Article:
Simba is just turning 15 months and he is german showlines. The kennel/person I bought the dog from said he will mature very slowly and take it easy. I am aware he is not a working dog and did not expect that. The kennel he came from has very nice german showlines that work nicely. I have seen many of his dogs work and how he works them. I actually have helped with many dogs in the kennel and aware of the ones that can work and can not. If the dog can not work on the field they must find a new home other than at the kennel for breeding. Simba has awesome food drive, very nice prey drive and great tempermeant. He is very even in all of his drives and what a nice companion. None of his drives are too much or over the top. He really keys of me and my mood. I got what I wanted but I am very green to schutzhund training and dog training. I have learned so much and that is why I am asking about the Leerburg DVD on this board.
 

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a little history on Simba's bitework

I got to work simba some on bitework when he was very young(3-5 months) but it was very very limited. Fall/Winter came and no bitework. Then I found a club not far that in Apiril 2006. I have been working him at this club and I really like it. When I joined the club he was just over 1 year. They did some work with him but he did not understand the game. He is starting to understand. He gets excited and wants the prey item. I would consider myself very far behind in the bite development but I have done a lot of obedience with very little compulsion. I just started with the prong. I have done a lot of drive building with the ball and he works nicely for it. I have used the Bernhard Flinks method of building drive. I know the prey is there for the bitework but he needs to learn the game. I want to take things slowly and have a good foundation. I know I have missed so much but that is my fault for not finding a club sooner. I feel I am on the right track now.
 

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Discussion Starter #10
club information

Greater Cincinnati SchH Club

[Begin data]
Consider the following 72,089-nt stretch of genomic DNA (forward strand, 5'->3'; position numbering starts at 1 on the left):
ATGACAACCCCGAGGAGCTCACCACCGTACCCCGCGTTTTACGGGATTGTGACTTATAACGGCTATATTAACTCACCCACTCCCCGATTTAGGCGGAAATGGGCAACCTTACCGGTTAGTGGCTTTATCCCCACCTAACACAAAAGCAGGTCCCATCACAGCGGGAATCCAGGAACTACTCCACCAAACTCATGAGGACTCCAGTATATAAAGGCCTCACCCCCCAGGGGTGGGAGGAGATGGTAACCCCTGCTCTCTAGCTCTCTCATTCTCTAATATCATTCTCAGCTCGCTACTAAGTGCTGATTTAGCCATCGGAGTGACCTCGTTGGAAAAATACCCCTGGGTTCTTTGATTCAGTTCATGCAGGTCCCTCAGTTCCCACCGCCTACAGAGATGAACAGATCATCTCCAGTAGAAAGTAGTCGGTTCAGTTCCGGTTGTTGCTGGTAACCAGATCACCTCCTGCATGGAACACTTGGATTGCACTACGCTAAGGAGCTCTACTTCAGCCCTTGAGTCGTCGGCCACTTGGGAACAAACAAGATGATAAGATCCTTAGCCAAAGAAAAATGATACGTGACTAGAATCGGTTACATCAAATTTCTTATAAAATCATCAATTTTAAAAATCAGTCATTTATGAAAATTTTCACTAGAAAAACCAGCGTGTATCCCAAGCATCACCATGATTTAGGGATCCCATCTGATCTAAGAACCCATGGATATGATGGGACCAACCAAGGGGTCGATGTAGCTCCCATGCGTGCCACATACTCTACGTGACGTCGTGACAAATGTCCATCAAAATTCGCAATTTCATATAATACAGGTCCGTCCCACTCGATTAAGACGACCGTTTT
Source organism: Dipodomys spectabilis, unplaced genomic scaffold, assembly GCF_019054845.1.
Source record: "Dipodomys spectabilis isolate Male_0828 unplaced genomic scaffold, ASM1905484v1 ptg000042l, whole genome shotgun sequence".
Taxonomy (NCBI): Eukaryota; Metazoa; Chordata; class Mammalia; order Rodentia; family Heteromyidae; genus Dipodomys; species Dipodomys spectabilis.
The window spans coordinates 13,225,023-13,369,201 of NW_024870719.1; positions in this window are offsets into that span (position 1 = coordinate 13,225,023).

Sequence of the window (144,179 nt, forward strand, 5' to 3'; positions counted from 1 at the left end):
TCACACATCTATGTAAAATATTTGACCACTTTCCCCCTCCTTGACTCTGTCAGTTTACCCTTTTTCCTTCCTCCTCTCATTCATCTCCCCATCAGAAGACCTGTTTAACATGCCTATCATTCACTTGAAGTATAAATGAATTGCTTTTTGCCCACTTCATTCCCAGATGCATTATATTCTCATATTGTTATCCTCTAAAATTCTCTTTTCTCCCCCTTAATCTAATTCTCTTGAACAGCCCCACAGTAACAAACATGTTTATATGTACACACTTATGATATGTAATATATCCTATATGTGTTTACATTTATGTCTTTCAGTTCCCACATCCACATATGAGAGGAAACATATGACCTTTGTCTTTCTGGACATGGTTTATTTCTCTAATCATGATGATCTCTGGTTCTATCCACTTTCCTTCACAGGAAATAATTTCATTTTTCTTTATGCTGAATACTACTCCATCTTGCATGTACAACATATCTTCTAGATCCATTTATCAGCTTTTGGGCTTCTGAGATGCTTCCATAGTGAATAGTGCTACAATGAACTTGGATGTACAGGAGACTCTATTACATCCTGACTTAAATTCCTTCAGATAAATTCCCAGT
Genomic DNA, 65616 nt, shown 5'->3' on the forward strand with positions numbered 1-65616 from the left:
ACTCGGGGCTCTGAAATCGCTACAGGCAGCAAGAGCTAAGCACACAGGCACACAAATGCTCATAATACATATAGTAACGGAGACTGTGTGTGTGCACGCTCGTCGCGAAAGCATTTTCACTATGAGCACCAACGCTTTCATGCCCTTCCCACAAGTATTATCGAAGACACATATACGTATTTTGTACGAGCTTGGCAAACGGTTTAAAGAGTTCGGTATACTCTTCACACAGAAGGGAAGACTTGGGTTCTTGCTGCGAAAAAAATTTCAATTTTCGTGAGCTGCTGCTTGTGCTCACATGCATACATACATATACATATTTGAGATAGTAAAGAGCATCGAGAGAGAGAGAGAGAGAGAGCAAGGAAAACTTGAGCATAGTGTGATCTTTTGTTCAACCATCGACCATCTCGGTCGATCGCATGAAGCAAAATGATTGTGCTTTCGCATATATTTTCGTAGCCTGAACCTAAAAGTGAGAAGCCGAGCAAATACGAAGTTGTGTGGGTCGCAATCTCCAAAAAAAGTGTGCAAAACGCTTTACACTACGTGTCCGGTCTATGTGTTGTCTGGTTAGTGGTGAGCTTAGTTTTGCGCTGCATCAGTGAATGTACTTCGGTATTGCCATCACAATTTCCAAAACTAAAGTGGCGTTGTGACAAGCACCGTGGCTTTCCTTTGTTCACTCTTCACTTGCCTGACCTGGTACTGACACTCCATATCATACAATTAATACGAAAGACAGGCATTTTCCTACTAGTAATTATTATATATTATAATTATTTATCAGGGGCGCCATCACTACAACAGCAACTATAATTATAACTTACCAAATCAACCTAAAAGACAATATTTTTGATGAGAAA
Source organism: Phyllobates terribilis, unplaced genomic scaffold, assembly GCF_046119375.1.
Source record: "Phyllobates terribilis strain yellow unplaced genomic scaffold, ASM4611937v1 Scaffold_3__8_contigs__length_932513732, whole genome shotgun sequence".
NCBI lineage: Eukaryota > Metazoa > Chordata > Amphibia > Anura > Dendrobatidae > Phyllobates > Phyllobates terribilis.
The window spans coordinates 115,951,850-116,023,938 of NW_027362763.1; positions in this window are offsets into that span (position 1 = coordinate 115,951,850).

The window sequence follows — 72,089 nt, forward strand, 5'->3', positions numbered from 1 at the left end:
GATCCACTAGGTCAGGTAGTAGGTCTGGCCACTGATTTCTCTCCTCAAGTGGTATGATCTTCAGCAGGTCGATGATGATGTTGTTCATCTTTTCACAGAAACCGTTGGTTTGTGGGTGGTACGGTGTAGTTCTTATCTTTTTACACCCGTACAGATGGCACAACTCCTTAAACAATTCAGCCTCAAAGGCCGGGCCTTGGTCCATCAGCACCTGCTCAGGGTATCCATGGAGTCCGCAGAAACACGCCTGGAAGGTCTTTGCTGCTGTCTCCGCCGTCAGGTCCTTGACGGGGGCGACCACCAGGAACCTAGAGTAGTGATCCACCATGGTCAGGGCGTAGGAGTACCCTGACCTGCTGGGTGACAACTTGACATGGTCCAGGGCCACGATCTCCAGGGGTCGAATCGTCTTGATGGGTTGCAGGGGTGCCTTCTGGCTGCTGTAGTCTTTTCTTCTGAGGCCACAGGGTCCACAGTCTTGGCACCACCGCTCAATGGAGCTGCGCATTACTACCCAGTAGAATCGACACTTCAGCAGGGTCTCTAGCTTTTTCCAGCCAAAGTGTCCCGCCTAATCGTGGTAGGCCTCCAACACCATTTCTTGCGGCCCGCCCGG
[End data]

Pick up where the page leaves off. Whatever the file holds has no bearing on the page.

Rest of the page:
Tom Huelsman
14365 Brown Road
Verona, KY 41092
859-485-6959
 

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As for Balls, you can make a dog ball nuts – and it will do nothing for his pray drive.

Be careful – many new comers over do this in the hope to get the drives up – you have to transition it – and soon. Use a stick, a tug, a rope, and a piece of soft metal – like aluminium pool pipes, and get some weight into it as he grows fonder of it.

I come from another school, her we put the dog on defence from three months old – or at least start with it, and then we introduce the whip….i don’t want to pen a new debate here, but I think you are going way to slow. At 15 months, he could have been fully trained by now, if you had a good trainer. Just my humble opinion. :?
 

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opinions on dvd

Daniel, I have worked both of my dogs with the techniques from all of Bernhard's DVDs. My female is extreme all drives & my male is a serious dog with very high all drives. I have backed tied my dogs & work them with a bite pillow, all kept in prey drive. As Bob has said said you really have to know your dog. My male will make SERIOUS eye contact with anyone except me. He is just looking for an opportunity to push someone. If you can keep it in prey, you are ok....I would not want to push my own dogs over the line into defense & destroy my bond & relationship with them. BIG MISTAKE!!! If are not confortable or are unsure of where that line is.....I would leave that work to someone that knows what they are doing & not take the chance of destroying your relationship with your dog. JMHO